A 23-year-old mountaineer, used to high altitude, climbed one of the highest summits in the Alps (4556 m). Back in the bivouac (approx. 3200 m) he realised the loss of his gas bottle and, therefore, further descended to a mountain hut (2795 m), where he collapsed 10 min after arrival while sitting in a chair. Two anaesthesiologists, fellow mountaineers, diagnosed pulse-less cardiac arrest and initiated cardiopulmonary resuscitation. After 30 min, a mountain rescue team arrived by helicopter and obtained a 12-lead ECG showing ventricular fibrillation, which was successfully defibrillated into sinus rhythm whereupon spontaneous circulation returned. Extensive anterior myocardial infarction was suspected due to ST-segment elevation in V1-5 (). Therefore, the patient was thrombolysed (reteplase) and flown to our hospital centre for primary angioplasty. Echocardiogram showed severely reduced left ventricular ejection fraction (EF 25–30%) with akinesia of the anterior and septal wall without significant valvulopathy. And 2.5 h after onset of cardiac arrest, coronary angiography revealed normal coronary arteries without narrowings or dissection.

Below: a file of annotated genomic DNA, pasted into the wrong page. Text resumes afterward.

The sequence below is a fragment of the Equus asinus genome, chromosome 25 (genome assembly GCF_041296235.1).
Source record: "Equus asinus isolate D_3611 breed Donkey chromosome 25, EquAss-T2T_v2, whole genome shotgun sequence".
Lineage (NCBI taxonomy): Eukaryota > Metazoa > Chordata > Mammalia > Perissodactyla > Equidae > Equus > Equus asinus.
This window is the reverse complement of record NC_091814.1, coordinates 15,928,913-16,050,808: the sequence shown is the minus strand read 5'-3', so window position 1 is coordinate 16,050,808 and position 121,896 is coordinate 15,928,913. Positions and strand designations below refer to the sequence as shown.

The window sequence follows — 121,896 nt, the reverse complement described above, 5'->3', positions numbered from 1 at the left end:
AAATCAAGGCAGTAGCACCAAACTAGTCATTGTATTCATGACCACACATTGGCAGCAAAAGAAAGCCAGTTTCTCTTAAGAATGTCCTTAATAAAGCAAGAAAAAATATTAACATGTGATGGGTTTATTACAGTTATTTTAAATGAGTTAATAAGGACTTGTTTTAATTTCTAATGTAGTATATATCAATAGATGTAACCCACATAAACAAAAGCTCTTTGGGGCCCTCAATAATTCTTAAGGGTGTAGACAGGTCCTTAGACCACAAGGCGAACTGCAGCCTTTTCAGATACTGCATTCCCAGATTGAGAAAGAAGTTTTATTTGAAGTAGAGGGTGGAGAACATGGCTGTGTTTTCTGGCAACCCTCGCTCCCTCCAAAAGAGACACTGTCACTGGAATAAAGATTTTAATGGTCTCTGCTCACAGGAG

ECG at presentation to the emergency room. Significant ST-segment elevation in V1-5 and ST-segment depression in II, III, aVF.
Cardiac serum markers suggested extensive myocardial necrosis with maximal creatine kinase of 15 674 U/l (myocardial fraction 737 μg/l) and maximal troponin T of 7.87 μg/l. Ten days after cardiac arrest, an ECG () showed regredient but still significant ST-segment elevation in V1-3 and negative T waves in V1-6, suggesting the sequel of extensive anterior myocardial infarction with subsequent aneurysm formation. However, left ventricular function gradually increased and was 35% and 65% after 1 and 2 weeks, respectively, without regional wall-motion abnormalities. Cardiac magnetic resonance was performed after 3 weeks to rule out cardiomyopathy. The scan was found to be normal and remarkably without scar.
ECG 10 days after cardiac arrest. Regredient ST-segment elevation remaining significant in V1-3 and discordant, negative T waves in V1-6, I, II.
Ventricular biopsy was performed to rule out inflammatory, infiltrative or degenerative causes. The former causes and in particular peri- and myo-carditis were further ruled out with a normal cardiac magnetic resonance scan.
Electrophysiological causes, for example, abnormal conduction system or repolarisation, could not be substantiated by ECG findings. In order to rule out cardiac or paradoxical embolism a trans-oesophageal echocardiogram was performed which was normal.
A cardioverter-defibrillator was implanted for secondary prevention because an arrhythmogenetic cause could not be excluded entirely. One month after the cardiac arrest, the young mountaineer was discharged in good condition. Ironically, a lost gas bottle and the subsequent descent to a mountain hut saved his life.